Post default


By Neha Agarwal June 01, 2017


In the early stages of a business, taking a loan can be an indication of bleak future and bankruptcy. Mostly, start-ups prefer to raise finance through equity which is more stable than taking a loan. However, it cannot be denied that debt is also an important source of finance. Gradually, Indian banks have started providing loans to Small and Medium Enterprises (SMEs) due to which raising loans has not only become a substitute to financing through equity but a strong source in itself. There are many funding schemes for startups such as the Credit Guarantee Fund Trust for Micro and Small Enterprises (CGTMSE), the credit guarantee funds mechanism set up under the Start up India Stand Up India Plan, ‘Growth Capital and Equity Assistance’ and SRIJAN Scheme is offered by SIDBI, etc. which have made loan taking much easier.

A loan agreement then becomes an indispensible part. In the making of which there might be various issues which need to be looked upon. This post attempts to highlight key issues in a loan agreement.

It is clear that getting a loan is not a cake walk as lenders would only want to provide a debt if there is an assurance of recovering the loan amount with other payments or the venture seems less risky.

Why are you raising a loan?

You might ask, why will the lender care what you are going to do with the loan amount? Even though the borrower have full assurance to make the payment within the specific period the lender would still be interested in the end-use of the money. The knowledge of the purpose for taking the loan to the lender is important for two basic reasons- it is lenders money, he should know where it is been utilized and another reason is that the terms of the loan agreement change depending upon the end use. (For example, terms of a long term loan- for 5 years will be different from that of a short term loan of 2 years).

Restrictions on the end use of the loan

Banks also put restrictions on the way in which loan amount would be utilized. For example, loan cannot be taken for financing an acquisition of shares. Some other typical restrictions that might be put on use of proceeds can be on

  • Selling of stake in the venture, merger or change of controlling hands
  • Changing the capital structure of the business
  • Creating any further security on the assets that have already been furnished as a collateral

Non-Banking Financial Corporations (NBFCs) may have different restrictions and therefore a careful study should be conducted of loan schemes of various financial institutions and debt should be raised strategically.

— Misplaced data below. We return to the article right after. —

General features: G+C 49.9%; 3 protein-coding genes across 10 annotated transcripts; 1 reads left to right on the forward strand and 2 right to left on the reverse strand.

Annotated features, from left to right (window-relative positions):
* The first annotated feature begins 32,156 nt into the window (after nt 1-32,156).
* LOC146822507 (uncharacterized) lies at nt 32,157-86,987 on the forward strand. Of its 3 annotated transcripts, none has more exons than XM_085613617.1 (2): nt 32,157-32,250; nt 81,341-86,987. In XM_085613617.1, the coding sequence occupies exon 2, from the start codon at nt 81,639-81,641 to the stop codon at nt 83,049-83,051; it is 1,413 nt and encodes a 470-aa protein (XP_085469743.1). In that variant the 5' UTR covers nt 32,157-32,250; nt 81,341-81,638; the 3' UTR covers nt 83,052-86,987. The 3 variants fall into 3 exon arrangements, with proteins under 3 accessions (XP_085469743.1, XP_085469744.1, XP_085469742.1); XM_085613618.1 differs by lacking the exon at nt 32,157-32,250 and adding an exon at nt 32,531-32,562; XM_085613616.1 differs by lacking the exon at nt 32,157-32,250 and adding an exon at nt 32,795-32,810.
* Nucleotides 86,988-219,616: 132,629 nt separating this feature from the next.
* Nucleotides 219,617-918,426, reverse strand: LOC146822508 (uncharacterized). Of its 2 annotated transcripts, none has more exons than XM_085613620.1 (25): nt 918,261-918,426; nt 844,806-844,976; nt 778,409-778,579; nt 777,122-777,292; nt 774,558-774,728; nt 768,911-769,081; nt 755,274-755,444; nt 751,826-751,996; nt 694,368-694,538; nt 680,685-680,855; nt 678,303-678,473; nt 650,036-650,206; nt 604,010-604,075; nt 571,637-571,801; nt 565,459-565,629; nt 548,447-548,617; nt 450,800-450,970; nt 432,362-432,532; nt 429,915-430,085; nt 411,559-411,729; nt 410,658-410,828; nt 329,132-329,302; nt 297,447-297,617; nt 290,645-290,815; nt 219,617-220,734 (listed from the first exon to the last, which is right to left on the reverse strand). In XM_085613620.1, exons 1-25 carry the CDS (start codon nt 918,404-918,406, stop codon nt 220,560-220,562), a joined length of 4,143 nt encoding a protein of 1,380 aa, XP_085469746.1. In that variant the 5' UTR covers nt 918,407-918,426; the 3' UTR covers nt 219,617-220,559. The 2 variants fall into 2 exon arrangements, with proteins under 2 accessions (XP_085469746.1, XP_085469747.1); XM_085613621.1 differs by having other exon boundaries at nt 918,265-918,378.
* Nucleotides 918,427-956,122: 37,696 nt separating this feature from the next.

Interest rates

There can be two different rates applicable – fixed which remains constant and floatable which is variable and can be pegged to a particular reference rate such as LIBOR – London Interbank Offered Rate in foreign loans or base rate of the Reserve Bank of India.  Some banks may include penal rate of interest rate when payments are delayed. These rates must be understood thoroughly by the borrower and then only an agreement should be entered into.

Terms of Repayment

There can be two ways of repayment- either in lumpsum at the end of the term period (bullet payment) or in parts (amortization schedule). The frequency of the interest payment –which can be payable in every six months or on quarterly basis and not necessarily annual basis-, should also be borne in mind.

Security cover

The security cover on the debt is also a major concern. Some financial institutions insist on a security that is equivalent or greater than the value of the loan raised. There might be some schemes which do not require any collateral at all but that is highly unlikely. The intention of the lender will always be to take as much security as it can, negotiations must be made by the borrowers in cases of unreasonable security cover.

There can be mortgage of land, pledging of shares, charge over assets, hypothecation of moveable properties and even personal guarantee- where the borrower is personally liable in the event of default- as the form of security.

Termination in events of default (EOD)

EOD clause is extremely important as it defines the circumstances under which the lender gets the right to put an end to the loan agreement. EODs can be failure to make timely interest payments, breach of financial covenants, insolvency, material adverse change, etc. Cross default can also be included as an event to call for default by the lenders. In this, if there is default under loan agreement by the borrower with a third party then the lender gets the right to terminate the loan agreement with the borrower. Such conditions need to be studied carefully.









Tags: loan , agreement , default , interest rates

Licensed for 1 1 year

Comments 0

Please Login or Register to Submit Comment

You may also want to read

Post default

Legal ,   External commercial borrowings ,   ECB ,   foreign ,   loan ,   FCCB ,   FCEB


Any money that is borrowed from a foreign source or foreign institutions (for entities that are eligible to take them as per RBI guidelines and other laws governing such borrowings) the objective of which is to finance the commercial activities in India is known as...

By Neha Agarwal March 19, 2018